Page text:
A self-described “simple country doctor,” he won national attention in 2020 when the White House embraced his hydroxychloroquine regimen.
He cultivated the motorcycle club’s outlaw image and was a pivotal figure in its emergence as an emblem of West Coast rebellion in the 1960s.
On short notice, he created the bird-on-a-guitar design that advertised the 1969 festival — and became a symbol of the era.
Her work was immensely popular and virtually ubiquitous. But until the matter was settled in court, her husband fraudulently claimed credit for it.
A brilliant colorist, he hung his canvases from ceilings in great curves and loops, or pinned them, gathered, to walls, taking his medium into three dimensions.
His houses cantilevered from cliffs, straddled canyons and sprung from mountains; they would come to define the Southern California landscape.
Siragusa won a Super Bowl with the Baltimore Ravens in the 2000 season and worked as a broadcaster after his playing career.
A former campaign strategist, he became a fixture in American political journalism and punditry and was seen on “PBS NewsHour” for 33 years.
He specialized in taking down high-profile brands that used low-wage labor, including a line of clothing licensed by Kathie Lee Gifford.
Born in what is now North Korea, he was known for his cheeky grin and folksy wisecracks as the host of South Korea’s weekly “National Singing Contest” for more than three decades.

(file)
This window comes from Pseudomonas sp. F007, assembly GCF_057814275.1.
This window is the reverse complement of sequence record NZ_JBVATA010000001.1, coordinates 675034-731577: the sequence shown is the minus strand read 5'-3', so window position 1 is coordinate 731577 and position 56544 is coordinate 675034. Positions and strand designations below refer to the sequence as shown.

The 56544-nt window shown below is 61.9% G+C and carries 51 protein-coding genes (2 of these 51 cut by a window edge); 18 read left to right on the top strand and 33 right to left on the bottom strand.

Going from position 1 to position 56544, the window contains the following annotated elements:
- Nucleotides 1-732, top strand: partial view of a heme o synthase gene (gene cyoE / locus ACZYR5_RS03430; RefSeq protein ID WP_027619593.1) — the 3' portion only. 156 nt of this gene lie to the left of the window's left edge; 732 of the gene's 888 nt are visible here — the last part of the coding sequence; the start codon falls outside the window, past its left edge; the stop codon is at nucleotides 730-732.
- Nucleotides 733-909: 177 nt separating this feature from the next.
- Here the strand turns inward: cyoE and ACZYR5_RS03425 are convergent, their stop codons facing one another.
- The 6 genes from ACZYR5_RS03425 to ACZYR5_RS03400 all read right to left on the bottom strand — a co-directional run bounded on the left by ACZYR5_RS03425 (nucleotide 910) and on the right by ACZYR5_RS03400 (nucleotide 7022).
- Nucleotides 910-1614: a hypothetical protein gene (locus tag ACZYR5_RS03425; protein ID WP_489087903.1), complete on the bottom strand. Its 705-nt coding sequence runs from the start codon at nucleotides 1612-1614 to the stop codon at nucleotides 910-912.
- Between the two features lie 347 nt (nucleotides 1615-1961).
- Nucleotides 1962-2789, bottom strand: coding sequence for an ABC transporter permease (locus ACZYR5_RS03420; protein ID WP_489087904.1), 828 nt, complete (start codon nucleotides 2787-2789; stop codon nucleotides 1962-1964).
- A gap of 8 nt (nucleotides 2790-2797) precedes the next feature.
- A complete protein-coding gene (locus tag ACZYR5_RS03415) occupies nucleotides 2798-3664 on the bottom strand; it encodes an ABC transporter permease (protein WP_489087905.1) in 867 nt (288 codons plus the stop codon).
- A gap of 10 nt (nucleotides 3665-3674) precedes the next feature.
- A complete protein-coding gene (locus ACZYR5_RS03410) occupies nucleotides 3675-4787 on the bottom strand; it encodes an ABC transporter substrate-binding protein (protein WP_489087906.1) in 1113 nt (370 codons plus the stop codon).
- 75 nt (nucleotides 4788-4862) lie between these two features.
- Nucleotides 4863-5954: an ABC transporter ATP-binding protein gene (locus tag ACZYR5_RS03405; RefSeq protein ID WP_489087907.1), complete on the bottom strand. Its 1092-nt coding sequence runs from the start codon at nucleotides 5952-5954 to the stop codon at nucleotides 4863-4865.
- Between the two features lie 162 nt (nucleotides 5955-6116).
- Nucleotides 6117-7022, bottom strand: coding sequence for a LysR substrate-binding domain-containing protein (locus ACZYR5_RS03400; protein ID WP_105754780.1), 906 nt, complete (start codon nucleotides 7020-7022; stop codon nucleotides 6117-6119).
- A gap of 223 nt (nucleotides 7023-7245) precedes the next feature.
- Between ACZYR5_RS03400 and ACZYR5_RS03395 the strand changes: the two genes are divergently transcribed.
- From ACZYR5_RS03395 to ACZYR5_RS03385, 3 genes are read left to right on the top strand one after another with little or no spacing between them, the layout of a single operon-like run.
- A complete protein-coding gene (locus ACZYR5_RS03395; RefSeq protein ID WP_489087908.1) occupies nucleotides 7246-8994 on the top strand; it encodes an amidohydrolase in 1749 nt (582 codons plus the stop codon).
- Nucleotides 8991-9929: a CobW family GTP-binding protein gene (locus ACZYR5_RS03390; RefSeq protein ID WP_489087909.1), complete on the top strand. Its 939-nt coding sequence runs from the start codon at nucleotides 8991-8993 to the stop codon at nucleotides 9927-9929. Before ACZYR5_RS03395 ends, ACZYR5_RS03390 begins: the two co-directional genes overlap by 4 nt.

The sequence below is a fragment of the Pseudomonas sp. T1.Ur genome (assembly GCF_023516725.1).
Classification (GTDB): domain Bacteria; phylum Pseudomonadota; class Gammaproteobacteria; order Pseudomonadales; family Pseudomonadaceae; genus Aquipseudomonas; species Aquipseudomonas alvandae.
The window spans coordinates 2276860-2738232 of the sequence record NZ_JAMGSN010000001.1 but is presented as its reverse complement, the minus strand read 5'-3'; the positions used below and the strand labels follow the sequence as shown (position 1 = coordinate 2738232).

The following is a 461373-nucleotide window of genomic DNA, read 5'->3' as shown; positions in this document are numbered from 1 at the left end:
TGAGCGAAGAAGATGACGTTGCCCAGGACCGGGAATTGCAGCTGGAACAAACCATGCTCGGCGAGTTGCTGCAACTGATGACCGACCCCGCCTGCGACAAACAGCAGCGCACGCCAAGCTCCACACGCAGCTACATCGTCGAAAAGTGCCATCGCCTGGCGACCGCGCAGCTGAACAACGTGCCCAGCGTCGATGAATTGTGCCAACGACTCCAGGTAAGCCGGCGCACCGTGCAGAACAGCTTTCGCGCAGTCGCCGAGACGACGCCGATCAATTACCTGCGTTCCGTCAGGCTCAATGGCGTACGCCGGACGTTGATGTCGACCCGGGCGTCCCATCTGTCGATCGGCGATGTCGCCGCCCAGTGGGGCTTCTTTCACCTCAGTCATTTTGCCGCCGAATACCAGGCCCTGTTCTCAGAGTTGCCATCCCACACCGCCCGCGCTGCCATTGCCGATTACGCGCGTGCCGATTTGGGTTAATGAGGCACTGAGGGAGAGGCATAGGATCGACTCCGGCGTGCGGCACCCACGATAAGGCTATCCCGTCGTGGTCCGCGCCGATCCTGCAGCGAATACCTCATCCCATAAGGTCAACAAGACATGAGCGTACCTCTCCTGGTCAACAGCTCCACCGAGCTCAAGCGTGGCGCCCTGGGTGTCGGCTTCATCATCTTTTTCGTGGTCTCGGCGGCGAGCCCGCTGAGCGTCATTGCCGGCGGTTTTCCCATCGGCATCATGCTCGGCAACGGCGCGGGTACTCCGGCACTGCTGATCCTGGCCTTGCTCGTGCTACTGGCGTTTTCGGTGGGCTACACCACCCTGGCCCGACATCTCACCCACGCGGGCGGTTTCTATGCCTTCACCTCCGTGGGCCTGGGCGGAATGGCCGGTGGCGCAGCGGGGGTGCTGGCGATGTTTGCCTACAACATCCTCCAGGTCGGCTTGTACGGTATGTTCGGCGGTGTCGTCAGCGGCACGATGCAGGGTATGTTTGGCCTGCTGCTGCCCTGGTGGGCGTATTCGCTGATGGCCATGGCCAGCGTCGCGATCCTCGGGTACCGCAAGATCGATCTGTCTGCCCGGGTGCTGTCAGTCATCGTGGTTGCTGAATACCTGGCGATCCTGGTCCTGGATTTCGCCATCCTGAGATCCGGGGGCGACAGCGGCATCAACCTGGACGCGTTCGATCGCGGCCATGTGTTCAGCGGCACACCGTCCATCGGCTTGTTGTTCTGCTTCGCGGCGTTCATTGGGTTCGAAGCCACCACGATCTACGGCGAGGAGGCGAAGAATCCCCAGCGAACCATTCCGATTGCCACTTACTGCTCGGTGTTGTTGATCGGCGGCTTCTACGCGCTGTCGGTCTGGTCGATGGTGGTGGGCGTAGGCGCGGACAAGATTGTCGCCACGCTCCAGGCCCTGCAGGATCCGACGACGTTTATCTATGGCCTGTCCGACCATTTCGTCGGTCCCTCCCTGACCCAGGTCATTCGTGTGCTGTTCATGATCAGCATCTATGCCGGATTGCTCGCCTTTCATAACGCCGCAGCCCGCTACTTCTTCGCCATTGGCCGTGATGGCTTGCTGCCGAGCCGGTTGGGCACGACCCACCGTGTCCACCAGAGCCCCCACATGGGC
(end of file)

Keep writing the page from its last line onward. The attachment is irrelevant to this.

His innovations included the first polyphonic, programmable synthesizer and the universal connectivity of MIDI.
Her likeness as an infant has graced the labels on Gerber products for more than 90 years, though for decades her identity was not disclosed.
A three-time All-American, he began a long career at Sports Illustrated while still competing. A former top editor there said, “He was a guy with a real literary bent.”
Besides performing, he mentored other musicians, including stars like Robbie Robertson, Levon Helm and Rick Danko, who went on to form the Band.
The actor died in his sleep in the Dominican Republic, where he was filming a movie.
As the head of Capital Cities Communications, he engineered the acquisition of the TV giant. He later sold the company to Disney, at a huge profit.
In elegantly winding articles for The New Yorker loaded with inventive imagery, he wrote more like a fan than a sports journalist.